A, B and C v. Ireland |2010

Landmark judgment leads to change in abortion law

[The] decision is a landmark one for Ireland and, in particular, for women and girls.

Niall Behan, Chief Executive of the Irish Family Planning Association, speaking in 2010


C. found out she was pregnant not long after she finished chemotherapy for a rare form of cancer. She was scared about the impact the pregnancy might have on her health.

At the time, abortion was a crime in Ireland, although a legal ruling had established a woman’s right to abortion if her life was at risk because of pregnancy.

C. said she could not get proper information from doctors about the risks involved with her pregnancy. Believing that she could not establish her right to abortion in Ireland, C. travelled to England to have the procedure in 2005.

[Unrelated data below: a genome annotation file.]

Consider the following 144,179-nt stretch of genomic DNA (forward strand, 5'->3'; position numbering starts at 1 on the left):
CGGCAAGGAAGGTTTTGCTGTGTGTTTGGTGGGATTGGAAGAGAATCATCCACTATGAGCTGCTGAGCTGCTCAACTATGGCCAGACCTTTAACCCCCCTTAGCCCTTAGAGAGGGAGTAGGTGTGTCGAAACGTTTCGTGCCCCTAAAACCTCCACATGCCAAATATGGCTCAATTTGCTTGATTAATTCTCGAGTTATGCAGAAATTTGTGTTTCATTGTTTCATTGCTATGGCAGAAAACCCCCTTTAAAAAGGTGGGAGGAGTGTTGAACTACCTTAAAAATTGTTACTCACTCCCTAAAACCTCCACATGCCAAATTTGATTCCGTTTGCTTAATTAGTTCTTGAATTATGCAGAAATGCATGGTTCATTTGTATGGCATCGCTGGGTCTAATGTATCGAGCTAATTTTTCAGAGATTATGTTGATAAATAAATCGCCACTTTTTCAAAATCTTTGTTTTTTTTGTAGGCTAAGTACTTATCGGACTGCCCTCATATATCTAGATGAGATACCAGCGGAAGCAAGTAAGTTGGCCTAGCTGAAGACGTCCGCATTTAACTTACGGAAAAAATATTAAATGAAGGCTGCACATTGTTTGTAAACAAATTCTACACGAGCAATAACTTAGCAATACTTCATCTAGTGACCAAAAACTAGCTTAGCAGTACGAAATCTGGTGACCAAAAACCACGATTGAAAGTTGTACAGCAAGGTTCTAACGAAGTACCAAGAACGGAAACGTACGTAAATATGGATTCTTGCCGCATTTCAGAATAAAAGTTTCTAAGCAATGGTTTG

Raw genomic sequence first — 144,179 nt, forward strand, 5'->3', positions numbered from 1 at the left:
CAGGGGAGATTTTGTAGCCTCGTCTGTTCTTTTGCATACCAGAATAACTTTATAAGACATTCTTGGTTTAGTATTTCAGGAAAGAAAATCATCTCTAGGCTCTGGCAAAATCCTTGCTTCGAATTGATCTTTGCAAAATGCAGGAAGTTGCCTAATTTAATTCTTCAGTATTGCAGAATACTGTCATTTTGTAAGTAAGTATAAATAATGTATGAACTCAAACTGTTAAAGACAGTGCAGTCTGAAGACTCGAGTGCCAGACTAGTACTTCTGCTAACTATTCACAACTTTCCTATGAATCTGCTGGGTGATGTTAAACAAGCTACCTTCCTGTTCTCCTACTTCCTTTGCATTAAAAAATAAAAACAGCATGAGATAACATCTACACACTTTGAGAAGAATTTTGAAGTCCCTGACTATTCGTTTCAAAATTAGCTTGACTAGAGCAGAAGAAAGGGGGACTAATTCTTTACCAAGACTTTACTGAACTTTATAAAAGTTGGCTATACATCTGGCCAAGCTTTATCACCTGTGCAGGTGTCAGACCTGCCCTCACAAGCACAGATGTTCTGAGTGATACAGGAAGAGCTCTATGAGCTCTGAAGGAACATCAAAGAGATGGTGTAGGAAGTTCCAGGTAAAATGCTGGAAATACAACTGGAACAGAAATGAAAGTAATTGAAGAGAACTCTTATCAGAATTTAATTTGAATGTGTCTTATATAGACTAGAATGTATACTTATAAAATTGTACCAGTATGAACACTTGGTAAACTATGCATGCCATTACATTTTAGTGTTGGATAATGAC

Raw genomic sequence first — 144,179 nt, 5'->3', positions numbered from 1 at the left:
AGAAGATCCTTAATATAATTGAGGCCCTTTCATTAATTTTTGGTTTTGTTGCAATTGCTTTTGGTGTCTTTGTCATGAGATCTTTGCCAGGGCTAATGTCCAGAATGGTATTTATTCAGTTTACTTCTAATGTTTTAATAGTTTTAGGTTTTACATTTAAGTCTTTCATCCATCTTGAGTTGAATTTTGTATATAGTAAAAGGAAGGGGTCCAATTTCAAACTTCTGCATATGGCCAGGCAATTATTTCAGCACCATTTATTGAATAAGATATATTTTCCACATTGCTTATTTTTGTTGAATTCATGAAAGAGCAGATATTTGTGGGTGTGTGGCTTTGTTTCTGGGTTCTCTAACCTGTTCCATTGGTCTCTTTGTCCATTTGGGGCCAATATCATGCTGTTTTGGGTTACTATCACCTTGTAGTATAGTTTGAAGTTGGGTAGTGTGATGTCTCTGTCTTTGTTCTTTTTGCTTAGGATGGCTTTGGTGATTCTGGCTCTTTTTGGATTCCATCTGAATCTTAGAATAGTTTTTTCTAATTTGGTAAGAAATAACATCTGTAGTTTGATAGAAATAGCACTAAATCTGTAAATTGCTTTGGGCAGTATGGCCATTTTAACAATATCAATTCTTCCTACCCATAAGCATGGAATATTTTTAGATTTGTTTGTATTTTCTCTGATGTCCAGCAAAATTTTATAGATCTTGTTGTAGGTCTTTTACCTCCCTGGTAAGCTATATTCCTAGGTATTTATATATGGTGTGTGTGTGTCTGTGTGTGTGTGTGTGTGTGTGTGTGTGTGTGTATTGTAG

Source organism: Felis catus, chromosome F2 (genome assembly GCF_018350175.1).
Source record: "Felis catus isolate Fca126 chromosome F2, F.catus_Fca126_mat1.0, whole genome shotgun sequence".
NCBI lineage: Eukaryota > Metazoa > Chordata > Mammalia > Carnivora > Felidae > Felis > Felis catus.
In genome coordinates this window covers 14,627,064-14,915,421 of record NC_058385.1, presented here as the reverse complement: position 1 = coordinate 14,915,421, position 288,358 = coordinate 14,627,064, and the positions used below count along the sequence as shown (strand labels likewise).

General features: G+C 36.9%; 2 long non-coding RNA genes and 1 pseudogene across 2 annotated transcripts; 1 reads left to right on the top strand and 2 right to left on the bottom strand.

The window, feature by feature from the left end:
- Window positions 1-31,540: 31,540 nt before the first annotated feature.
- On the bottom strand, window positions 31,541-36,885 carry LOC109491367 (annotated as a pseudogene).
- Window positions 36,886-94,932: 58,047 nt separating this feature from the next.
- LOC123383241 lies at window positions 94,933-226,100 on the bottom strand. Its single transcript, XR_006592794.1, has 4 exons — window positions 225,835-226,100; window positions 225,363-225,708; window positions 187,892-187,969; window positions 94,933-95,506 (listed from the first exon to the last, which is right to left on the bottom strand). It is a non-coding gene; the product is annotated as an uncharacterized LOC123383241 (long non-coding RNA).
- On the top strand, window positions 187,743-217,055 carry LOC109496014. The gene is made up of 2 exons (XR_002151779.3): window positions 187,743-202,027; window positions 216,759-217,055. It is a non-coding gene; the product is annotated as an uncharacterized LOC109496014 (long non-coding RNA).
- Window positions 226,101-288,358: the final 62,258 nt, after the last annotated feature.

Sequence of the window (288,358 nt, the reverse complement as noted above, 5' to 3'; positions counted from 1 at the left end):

Along with two other women, A. and B., C. decided to take a case to the European Court of Human Rights in Strasbourg. A. and B. had also travelled to England for abortions in 2005, alone and in secret. 

The three women claimed that Ireland’s abortion ban stigmatised and humiliated them, risked damaging their health and, in C.’s case, her life.

Judgment of the European Court of Human Rights

The European court ruled that Ireland had violated C.’s human rights because there was no accessible and effective procedure by which she could establish that she qualified for a lawful abortion.

The court did not find that Ireland had violated the rights of A. and B. 


The judgment directly led to the adoption of the Protection of Life During Pregnancy Act 2013, which set out a legal framework for establishing whether people qualify for lawful abortion in Ireland. 

The new law provided criteria to be used and steps to be taken when assessing the risk to a woman’s life from a pregnancy. It also set up a review process to allow women to challenge decisions taken by medical professionals.


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